Three generations of girl meets boy – everything changes and everything stays the same. After writing about on-line dating last year in “Kissing Frogs,” I thought it would be fun to make some comparisons and observations, keeping it in the family. The double entendre helped. “Got a Match?” has been published in the just-released fall issue of Prairie Wolf Press Review, linked here.
October 21, 2013
Has it really come to this – writing about root vegetables?
I’m quite tickled (rhymes with pickled, which is one of the things you do with them) that “The Last Turnip” was accepted for publication in the journal Souvenir. It’s linked here. Be sure to scroll all the way down, beneath my photo, to see the “souvenir” referred to in the story. Thanks to Ava for sharing the experience with me and for the photo.
Virginia Woolf isn’t in this essay, but she wrote a lot about food, knowing, as I’ve discovered, how it captures so much of life. In a letter to a friend, she said: “Why is there nothing written about food—only so much thought? I think a new school might arise, with new adjectives and new epithets, and a strange beautiful sensation, all new to print.”
You’re probably wondering – can this be beet? And what will turnip next? Stop me if you carrot all…
October 4, 2013
My friend and neighbor, San Diego and Santa Fe artist Kirby Kendrick, created her blog to inform and educate her readers about art and artists–the big picture. She posts about art history, art’s role in society, and the interplay of all the creative arts, including music and literature.
Knowing about my Woolfomania and about Virginia Woolf’s connections to the arts, Kirby asked me to write a couple of guest posts about Woolf and her milieu. The first one, “Virginia Woolf: Who’s Afraid of Art?,” is linked here.
While you’re there, you may want to look over Kirby’s site–check out KA-POW!, her graffiti-inspired installation–and subscribe to her bi-weekly blog posts. You never know what you might find–she’s written about ballet and basketball, the art of the telephone, understanding cubism, and more.
September 24, 2013
Shopping in thrift stores has, over the years, been a hobby, a challenge and a budget-stretching activity – ”now more than ever” (to cite a well-worn line of hype) in retirement. As much fun as the shopping itself was writing about it and watching Barbra’s renditions of “Second Hand Rose” on YouTube for inspiration.
My essay, “Second Hand Pearls … Second Hand Curls” was published this summer in the annual print journal upstreet. And here it is!
August 22, 2013
Writers often are embarrassed by their early work; they cringe at their rough edges, their lack of polish, & wish they could take it back and rewrite it, or disown it, bury it. But of everything I’ve written, I think I’m fondest of my first published piece, “Seventh Inning Stretch,” flaws and all. Maybe because it encompasses much of what I hold dear. And checking early memories with my brother brought us closer than we’ve ever been–that alone makes it special.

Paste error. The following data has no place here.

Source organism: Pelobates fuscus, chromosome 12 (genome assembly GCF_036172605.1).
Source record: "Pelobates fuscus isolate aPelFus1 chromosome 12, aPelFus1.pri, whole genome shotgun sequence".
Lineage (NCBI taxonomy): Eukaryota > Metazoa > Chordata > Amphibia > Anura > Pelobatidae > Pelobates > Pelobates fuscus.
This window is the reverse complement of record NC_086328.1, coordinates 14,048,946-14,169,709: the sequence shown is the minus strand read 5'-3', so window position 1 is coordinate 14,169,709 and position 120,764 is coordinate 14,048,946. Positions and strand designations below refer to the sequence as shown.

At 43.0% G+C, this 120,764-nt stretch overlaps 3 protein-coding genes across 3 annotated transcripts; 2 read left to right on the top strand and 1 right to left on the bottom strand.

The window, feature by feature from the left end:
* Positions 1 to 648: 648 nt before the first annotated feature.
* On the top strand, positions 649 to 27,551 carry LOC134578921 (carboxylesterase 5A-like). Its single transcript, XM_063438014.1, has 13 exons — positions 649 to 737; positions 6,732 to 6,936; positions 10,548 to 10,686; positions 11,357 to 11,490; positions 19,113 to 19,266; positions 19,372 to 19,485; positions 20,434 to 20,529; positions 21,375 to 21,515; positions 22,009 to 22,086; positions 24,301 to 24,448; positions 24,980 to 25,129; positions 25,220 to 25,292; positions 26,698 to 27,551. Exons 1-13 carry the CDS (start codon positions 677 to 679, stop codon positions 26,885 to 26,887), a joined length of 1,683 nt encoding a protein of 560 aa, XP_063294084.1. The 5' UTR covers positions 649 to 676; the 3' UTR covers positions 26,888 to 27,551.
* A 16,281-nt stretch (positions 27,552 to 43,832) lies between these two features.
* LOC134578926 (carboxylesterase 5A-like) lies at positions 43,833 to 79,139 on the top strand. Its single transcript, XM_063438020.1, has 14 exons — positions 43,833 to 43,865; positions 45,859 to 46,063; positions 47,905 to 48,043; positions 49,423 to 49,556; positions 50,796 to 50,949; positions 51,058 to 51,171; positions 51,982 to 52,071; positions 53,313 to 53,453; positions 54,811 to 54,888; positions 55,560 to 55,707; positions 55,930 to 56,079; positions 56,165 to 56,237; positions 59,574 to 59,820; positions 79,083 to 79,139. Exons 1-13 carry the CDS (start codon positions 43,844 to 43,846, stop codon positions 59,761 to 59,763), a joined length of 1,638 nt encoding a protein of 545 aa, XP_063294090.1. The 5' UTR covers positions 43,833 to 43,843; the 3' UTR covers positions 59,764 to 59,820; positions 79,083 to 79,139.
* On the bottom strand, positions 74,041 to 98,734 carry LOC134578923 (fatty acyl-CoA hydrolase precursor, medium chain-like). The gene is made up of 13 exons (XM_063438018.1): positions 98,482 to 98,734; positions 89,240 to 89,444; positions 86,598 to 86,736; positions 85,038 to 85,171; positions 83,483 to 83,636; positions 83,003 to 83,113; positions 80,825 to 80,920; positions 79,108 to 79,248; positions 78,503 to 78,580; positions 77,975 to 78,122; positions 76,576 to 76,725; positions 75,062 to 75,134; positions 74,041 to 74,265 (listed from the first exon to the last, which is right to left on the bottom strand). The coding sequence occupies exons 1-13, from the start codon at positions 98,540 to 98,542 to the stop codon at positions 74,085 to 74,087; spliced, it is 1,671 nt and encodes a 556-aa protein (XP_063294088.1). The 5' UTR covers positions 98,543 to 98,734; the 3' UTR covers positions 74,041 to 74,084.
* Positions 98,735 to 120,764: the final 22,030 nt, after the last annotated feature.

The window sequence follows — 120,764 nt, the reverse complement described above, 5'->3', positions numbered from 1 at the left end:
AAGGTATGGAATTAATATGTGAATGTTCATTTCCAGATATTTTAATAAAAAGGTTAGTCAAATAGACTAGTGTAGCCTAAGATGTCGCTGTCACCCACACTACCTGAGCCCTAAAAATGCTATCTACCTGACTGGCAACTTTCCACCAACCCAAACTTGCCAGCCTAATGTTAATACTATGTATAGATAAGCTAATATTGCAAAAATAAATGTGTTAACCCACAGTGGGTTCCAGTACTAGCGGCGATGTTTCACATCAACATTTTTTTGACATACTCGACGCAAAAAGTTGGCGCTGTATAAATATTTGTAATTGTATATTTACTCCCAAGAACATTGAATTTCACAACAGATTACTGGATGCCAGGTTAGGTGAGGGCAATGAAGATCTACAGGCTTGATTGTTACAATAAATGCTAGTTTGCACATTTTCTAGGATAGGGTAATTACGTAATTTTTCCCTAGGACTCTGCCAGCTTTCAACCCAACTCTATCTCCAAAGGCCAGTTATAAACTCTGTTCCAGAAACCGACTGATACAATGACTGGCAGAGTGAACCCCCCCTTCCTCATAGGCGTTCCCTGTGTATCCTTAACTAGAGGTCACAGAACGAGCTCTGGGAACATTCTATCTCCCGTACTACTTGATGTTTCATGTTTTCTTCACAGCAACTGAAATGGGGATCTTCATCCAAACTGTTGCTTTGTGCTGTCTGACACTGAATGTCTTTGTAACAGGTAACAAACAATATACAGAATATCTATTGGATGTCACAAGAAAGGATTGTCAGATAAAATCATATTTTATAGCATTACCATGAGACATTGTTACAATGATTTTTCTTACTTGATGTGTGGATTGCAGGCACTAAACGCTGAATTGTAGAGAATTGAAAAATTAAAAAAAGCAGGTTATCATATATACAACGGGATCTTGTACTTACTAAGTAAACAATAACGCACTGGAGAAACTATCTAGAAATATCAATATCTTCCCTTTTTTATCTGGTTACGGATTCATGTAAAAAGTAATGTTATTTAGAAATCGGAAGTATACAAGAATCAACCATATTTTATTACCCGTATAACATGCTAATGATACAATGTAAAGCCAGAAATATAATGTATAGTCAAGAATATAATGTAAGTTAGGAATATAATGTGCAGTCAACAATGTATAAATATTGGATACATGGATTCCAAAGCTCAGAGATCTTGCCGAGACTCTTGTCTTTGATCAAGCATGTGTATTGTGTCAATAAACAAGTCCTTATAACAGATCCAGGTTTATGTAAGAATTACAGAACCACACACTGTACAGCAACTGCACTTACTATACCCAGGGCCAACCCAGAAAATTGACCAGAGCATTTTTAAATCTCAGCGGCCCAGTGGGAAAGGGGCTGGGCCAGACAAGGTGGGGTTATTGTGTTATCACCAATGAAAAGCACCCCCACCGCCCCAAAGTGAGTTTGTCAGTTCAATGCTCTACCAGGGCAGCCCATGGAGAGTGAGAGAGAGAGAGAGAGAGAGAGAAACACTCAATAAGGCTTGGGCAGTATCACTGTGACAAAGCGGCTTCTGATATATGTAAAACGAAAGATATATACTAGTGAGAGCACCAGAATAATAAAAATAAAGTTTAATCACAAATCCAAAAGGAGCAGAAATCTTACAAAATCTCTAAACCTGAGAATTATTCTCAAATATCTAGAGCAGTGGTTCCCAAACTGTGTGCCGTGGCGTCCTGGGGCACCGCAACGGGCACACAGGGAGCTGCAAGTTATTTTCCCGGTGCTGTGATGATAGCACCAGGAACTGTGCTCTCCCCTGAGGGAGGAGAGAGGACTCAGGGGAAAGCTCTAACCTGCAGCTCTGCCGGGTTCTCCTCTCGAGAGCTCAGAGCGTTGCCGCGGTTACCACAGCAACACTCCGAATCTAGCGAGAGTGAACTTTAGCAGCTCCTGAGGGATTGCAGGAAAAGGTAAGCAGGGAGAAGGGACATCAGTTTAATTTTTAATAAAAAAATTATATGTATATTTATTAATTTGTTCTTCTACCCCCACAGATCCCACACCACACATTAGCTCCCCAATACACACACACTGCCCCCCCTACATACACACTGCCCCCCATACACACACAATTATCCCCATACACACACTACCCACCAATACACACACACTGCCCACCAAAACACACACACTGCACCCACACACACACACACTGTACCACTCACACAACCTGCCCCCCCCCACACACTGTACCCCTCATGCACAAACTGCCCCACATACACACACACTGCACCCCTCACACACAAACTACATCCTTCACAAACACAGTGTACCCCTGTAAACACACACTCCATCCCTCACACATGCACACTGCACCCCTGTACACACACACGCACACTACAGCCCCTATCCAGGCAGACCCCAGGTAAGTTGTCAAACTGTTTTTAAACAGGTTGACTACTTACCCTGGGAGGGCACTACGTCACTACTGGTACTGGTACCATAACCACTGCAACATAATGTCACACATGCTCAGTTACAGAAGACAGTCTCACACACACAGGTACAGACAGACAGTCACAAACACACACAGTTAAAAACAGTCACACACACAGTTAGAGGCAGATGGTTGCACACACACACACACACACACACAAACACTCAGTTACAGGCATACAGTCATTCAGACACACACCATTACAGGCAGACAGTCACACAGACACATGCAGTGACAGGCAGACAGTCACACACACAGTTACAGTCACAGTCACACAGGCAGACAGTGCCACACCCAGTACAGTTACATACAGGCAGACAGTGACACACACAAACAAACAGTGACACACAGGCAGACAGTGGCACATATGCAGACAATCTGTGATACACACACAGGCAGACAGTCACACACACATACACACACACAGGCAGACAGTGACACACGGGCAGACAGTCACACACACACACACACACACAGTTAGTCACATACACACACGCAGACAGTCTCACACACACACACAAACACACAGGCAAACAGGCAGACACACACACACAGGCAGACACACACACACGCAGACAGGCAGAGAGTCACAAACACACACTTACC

So I was delighted when Stymie, an online journal that focuses on sports in literature, asked to republish it. Here it is, “Seventh Inning Stretch” in its second incarnation, not really a double header, but I had to come up with a baseball analogy.
August 6, 2013
In May I had the honor of being named the National Award Winner by City Works, the annual literary anthology published by San Diego City College. At a launch party and awards ceremony, I joined student winners and authors from both the college and the community in reading from our work.
My winning piece, a personal essay called “In the Balcony,” (linked here), is proof that everything in our lives is potential material, but past relationships can be a goldmine, allowing you to laugh at yourself and exact a bit of revenge if appropriate. Remember to take notes!
The journal itself is beautifully designed and produced by SDCC students. The artwork on this year’s cover includes an excerpt, in Spanish and English, from Pablo Neruda’s “Ode to Peace and Quiet”:
Nothing on earth lacks a voice:
when we close
things that slither,
creatures that are growing,
of unseen wood,
earth, heavenly waters,
I’ll drink to that…
June 18, 2013
“We were stationary wanderers, running in place” is the way I describe my family’s moves during my childhood–8 in 10 years, all in the same small town–in my latest essay, “Any Place I Hang My Hat,” published this month in New Purlieu Review.
Not long after I met Don, my husband, he drove me down the wide, tree-lined streets of Redlands to the house where he grew up, a grand and dignified two-story Edwardian with a huge pepper tree shading much of the spacious yard. He told me about the tree house and swing his father built, about playing Tarzan on it as a child. I was envious of his having had solid roots in both a literal and figurative family tree, a “real” home.
So there was some self-exploration behind this piece as I moved past my feelings of past deprivation. Poor little me? Nonsense! Looking for a title, I came up with all kinds of songs with home in them — There’s No Place Like…, A House is not a …, Green Green Grass of …, … on the Range – until I found the one that rang true.
Many thanks to my brother, David, my resource and fact-checker when I write about childhood. His razor-sharp memory amazes me, as does the fact that we can share the same milieu & yet have such different recollections & impressions.